We asked people at the Trafalgar Square vigil what their message was after the Westminster attack
People gathered for a minute’s silence to remember those who died.
People gathered in Trafalgar Square for a vigil to remember the victims of Wednesday’s Westminster attacks.
They lit candles and held a minute’s silence for policeman Keith Palmer, Aysha Frade and Kurt Cochran.
We went to the vigil and asked people why they had come and what message they had for the world after the attack.
Zishan Ahmad, 25, an imam
His message: Love for all hatred for none.
Ahmad is from the Ahmadiyya Muslim Association, and said their South West London mosque is the biggest in Western Europe.
“That’s our motto,” he said about his message. “We believe that Islam has equality for all races, all religions. We condemn extremism and terrorism, as anyone else would. Our prayers are with the families of those in yesterday’s attack.”
As we spoke, someone draped in a Union Flag stopped to shake his hand.
How did he feel about the positive reaction him and the other young Muslim men from his mosque were getting from other mourners?
“It makes us feel good that we’re portraying the true message of Islam, that is our golden aim and hopefully we will be a step closer to peace in this society,” he said.
Andrew Gottschalk, 74, a German who has lived in London for 44 years
His message: You will not win with this gun your God does not want.
“Violence, and a gun will achieve nothing,” he said.
“My parents came to England to fight Hitler, I went into the army, my dad was in the army. We put on British uniforms and as far as I’m concerned there’s the line, and you won’t come through it and I don’t care how many of us die, you will not win.”
“I always say when I pass a policeman, thank you for doing a difficult job.”
Leanne Garvie, 38, who has lived in London for seven years
Her message: Love not hate #StrongerTogether
“I think that there’s too much hatred of people in the world and from what I’ve experienced love is the way forward,” she said.
“It was horrible yesterday, but it is nice to see so many people from different backgrounds, ages, colours and religions come together. Obviously it’s terrible that we had to come here for this but it’s great to see so many people here.”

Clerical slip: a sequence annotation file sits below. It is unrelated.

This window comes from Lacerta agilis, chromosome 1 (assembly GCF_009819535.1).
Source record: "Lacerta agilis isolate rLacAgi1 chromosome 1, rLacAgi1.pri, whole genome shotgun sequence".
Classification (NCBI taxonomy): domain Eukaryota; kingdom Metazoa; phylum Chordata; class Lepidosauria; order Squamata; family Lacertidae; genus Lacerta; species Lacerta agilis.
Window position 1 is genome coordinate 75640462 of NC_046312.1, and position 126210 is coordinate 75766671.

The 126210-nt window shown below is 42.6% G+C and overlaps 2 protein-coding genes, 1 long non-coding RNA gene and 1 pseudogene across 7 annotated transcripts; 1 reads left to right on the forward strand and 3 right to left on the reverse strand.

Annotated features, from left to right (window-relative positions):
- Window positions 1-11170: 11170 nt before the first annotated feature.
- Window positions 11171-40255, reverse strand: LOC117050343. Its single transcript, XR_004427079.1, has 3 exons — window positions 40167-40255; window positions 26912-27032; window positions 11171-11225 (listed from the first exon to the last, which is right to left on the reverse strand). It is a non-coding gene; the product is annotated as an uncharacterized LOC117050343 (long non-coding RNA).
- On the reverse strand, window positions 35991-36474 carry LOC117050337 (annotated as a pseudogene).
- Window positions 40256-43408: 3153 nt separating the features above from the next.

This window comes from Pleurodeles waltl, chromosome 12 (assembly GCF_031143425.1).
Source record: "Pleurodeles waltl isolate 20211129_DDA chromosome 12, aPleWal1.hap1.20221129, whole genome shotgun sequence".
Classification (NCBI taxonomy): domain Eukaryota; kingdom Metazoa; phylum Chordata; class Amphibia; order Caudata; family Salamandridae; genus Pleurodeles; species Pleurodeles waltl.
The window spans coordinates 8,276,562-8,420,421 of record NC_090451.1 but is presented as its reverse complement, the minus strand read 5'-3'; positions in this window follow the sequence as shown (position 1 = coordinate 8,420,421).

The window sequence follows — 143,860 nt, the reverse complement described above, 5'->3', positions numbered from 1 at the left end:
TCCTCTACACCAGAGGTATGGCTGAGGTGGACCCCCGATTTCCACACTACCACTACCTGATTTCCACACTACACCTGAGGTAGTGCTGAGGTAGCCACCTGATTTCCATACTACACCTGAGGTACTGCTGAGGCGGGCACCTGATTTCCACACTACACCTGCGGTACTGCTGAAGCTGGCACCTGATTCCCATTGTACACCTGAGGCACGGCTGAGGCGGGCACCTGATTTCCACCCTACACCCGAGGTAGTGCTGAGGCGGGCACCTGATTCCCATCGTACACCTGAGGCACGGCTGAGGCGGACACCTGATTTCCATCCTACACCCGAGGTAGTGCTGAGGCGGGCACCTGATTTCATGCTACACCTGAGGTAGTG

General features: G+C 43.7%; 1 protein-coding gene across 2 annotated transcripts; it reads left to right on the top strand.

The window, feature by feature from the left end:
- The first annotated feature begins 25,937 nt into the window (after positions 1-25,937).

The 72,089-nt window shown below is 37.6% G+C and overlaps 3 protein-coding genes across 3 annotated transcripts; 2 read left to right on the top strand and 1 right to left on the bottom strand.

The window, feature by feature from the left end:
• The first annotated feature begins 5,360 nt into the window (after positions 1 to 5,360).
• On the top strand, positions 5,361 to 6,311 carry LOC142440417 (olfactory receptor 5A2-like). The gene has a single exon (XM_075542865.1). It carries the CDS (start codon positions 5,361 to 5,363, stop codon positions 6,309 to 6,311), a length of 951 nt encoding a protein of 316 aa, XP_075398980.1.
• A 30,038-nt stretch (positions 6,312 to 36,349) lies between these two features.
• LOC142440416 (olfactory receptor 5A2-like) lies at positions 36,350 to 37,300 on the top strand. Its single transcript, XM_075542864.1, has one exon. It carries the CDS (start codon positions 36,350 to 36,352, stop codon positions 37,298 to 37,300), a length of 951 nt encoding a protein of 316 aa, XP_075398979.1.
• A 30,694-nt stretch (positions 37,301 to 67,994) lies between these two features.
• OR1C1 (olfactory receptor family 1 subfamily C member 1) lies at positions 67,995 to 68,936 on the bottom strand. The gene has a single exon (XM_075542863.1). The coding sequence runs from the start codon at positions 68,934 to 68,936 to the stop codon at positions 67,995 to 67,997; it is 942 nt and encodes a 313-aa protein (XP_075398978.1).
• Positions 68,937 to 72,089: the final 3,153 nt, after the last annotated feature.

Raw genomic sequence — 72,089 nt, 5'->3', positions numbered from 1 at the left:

Arian Hotiq, 32, from Albania who has been living in the capital for 13 years
His message: I wonder what really pushed him to do what he did.
“I think they need to do a big investigation to find out why this happened,” he said.
Jan, 57, a carer, campaigner and lifetime Londoner
Her message: Love, acceptance, forgiveness, united, all human. Hope. Love. Not hate.
Jan, who did not want to give her surname, said as a Protestant visiting an Irish Catholic partner in the 80s, she’d experienced abuse for being British. But eventually, she persuaded people that she was not the government, they understood, and it changed her perspective on things.
“We shook hands, and that was really a huge eye opener for me. I didn’t take sides, I got both sides,” she said.
“I worry about the amount of press people like Katie Hopkins and Nigel Farage are given because they’re not nurturing people, they’re inciting hatred. They are as equal hate preachers as any Muslim hate preacher or any other religion that preaches hate.”
Jan had a large poster of the late Joe Cox on her bag.
“I was helping with (Tooting MP) Dr Rosena Allin-Khan’s election in Sadiq Khan’s seat on the day,” she explained. “The news came in as we were helping that the lovely Jo Cox had been murdered, assassinated, by a right wing neo-nazi supporter and it stayed with me.
“On both sides there’s hate, bad people are bad people.”